9. 9. 9 Teaching Outcomes • Poetry and music. • Compositional considerations - the student as composer and the composer through the pupils’ ears and eyes. This could raise discussion on melody, rhythm, accompaniment, dynamics, mood etc. • Tonic solfa and Curwen hand signs. • Rhythmic recognition. • ‘A’ phrases taught by solfa and rhythm recognition. • ‘B’ phrases introduced by rote. • Triplets • Dotted rhythm 1.Teaching Outcomes 2.Poetry and music. 3.Compositional considerations - the student as composer and the composer through the pupils’ ears and eyes. This could raise discussion on melody, rhythm, accompaniment, dynamics, mood etc. 4.Tonic solfa and Curwen hand signs. 5.Rhythmic recognition. 6.‘A’ phrases taught by solfa and rhythm recognition. 7.‘B’ phrases introduced by rote. 8. Triplets. 9. Dotted rhythm.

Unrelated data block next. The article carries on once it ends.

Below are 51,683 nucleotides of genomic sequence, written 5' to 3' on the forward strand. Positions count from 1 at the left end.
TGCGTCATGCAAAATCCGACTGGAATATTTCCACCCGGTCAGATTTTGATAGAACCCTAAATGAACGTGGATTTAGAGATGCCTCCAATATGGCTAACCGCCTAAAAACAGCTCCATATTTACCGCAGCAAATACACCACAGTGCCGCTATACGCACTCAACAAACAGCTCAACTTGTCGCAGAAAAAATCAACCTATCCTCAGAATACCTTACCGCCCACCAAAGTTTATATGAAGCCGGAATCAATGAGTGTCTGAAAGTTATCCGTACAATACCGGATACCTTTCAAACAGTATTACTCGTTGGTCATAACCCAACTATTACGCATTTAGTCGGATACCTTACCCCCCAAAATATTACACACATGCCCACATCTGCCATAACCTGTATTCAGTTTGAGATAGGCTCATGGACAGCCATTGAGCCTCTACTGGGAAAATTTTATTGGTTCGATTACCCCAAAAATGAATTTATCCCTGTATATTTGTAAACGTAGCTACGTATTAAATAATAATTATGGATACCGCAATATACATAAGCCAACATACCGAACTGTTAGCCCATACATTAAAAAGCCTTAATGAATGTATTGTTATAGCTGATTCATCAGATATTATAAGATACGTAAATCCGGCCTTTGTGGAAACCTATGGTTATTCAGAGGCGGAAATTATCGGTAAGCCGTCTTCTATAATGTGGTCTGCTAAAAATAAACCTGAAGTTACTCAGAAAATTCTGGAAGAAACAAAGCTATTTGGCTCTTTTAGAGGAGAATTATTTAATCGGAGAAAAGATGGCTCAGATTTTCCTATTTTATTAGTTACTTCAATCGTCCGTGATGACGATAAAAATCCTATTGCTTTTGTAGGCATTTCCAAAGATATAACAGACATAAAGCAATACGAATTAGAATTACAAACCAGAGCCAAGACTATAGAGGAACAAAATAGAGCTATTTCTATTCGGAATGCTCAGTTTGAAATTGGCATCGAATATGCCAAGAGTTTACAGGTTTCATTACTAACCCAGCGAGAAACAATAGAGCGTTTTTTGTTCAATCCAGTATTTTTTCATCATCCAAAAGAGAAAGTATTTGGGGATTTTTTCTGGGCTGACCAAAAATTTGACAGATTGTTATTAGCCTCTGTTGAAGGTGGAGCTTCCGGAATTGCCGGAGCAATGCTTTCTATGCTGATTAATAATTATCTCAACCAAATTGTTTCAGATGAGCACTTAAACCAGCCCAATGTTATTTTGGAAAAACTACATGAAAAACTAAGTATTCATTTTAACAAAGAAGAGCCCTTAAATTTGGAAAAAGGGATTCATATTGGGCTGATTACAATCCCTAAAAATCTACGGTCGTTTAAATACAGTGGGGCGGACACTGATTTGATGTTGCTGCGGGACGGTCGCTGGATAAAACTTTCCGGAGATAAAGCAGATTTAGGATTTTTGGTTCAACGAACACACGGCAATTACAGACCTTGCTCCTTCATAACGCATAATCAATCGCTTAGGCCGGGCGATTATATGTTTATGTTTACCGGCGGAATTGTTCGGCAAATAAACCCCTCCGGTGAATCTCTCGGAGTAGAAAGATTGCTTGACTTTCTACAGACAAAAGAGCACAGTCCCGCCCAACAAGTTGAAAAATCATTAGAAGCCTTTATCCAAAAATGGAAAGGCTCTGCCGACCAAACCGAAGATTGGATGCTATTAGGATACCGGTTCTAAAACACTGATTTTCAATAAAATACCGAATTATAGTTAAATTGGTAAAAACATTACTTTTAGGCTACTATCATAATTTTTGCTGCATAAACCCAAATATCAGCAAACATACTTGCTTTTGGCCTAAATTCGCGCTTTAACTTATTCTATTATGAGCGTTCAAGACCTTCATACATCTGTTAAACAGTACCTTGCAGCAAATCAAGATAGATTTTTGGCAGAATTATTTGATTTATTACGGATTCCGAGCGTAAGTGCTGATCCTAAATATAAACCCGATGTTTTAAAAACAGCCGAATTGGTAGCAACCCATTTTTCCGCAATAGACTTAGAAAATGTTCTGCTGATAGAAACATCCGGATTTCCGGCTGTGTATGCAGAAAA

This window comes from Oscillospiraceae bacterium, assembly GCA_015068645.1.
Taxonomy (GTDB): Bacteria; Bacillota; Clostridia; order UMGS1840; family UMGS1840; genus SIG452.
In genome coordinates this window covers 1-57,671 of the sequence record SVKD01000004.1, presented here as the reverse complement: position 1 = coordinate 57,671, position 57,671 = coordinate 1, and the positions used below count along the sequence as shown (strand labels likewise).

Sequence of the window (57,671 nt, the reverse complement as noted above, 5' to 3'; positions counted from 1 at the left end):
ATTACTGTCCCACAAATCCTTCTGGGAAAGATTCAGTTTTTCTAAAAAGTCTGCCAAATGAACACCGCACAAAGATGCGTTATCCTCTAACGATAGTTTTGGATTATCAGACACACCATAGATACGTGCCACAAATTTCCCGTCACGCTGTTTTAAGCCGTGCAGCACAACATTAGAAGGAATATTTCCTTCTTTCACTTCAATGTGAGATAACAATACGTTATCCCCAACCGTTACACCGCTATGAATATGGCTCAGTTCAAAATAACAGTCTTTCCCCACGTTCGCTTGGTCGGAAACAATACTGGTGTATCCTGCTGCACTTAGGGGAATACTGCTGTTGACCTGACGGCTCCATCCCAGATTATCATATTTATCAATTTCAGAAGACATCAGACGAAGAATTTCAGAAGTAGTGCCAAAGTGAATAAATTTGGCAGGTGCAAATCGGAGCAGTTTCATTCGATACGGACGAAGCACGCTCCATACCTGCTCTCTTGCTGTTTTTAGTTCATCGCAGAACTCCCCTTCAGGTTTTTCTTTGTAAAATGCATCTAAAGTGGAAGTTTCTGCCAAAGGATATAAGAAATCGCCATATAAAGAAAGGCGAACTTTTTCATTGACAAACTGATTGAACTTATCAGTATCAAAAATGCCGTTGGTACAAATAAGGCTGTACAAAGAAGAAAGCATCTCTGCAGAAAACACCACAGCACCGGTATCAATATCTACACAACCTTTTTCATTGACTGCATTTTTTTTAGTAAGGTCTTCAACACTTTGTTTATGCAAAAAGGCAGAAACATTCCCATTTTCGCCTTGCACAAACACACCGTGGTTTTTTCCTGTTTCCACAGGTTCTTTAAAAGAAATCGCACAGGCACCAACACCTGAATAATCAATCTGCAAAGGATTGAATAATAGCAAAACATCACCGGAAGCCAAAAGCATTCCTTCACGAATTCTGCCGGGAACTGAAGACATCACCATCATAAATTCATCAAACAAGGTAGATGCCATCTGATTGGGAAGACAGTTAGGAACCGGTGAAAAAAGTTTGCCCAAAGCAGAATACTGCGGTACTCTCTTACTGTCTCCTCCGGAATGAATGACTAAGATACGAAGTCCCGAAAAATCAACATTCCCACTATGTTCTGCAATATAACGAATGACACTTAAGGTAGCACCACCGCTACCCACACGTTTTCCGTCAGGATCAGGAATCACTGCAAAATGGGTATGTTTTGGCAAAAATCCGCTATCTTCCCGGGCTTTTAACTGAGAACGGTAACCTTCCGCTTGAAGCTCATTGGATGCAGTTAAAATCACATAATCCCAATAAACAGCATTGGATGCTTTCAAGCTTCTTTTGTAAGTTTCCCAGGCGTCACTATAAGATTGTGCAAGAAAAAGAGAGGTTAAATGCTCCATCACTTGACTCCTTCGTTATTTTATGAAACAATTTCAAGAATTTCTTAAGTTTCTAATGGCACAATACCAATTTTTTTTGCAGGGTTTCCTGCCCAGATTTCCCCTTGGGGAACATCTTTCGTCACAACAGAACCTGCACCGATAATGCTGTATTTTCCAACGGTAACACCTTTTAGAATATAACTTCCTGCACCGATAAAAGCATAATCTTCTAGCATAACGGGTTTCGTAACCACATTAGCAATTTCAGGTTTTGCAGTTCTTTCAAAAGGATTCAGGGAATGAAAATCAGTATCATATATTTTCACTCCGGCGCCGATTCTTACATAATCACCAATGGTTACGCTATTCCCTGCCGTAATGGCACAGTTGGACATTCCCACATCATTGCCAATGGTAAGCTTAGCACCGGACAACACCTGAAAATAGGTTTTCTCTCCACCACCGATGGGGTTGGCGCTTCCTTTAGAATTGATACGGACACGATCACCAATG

10. 10. 10 Further Potential • The text is key and could take some further discussion. Possibilities for cross curricular involvement here - English, Art, Religion. • Further musical considerations could include aspects like how the composer helps us to remember the poet. • Cross reference with Rain is used. This second piece could be explored to find the connection. • The rhythmic variations could prove difficult depending on the age group. Try to make a game out of potentially difficult aspects. • In terms of technical considerations this could be a good introduction to the dotted crotchet & quaver combination, triplets and rests. • In looking at form, the contrast of mood in the middle instrumental section could lead to discussion on how musical features combine to create mood. • Little solo for a whistle or recorder player. • Use of ornamentation could lead to discussion on that. 1.Further Potential 2.The text is key and could take some further discussion. Possibilities for cross curricular involvement here - English, Art, Religion. 3.Further musical considerations could include aspects like how the composer helps us to remember the poet. 4.Cross reference with Rain is used. This second piece could be explored to find the connection. 5.The rhythmic variations could prove difficult depending on the age group. Try to make a game out of potentially difficult aspects. 6.In terms of technical considerations this could be a good introduction to the dotted crotchet & quaver combination, triplets and rests. 7.In looking at form, the contrast of mood in the middle instrumental section could lead to discussion on how musical features combine to create mood. 8.Little solo for a whistle or recorder player. 9.Use of ornamentation could lead to discussion on that.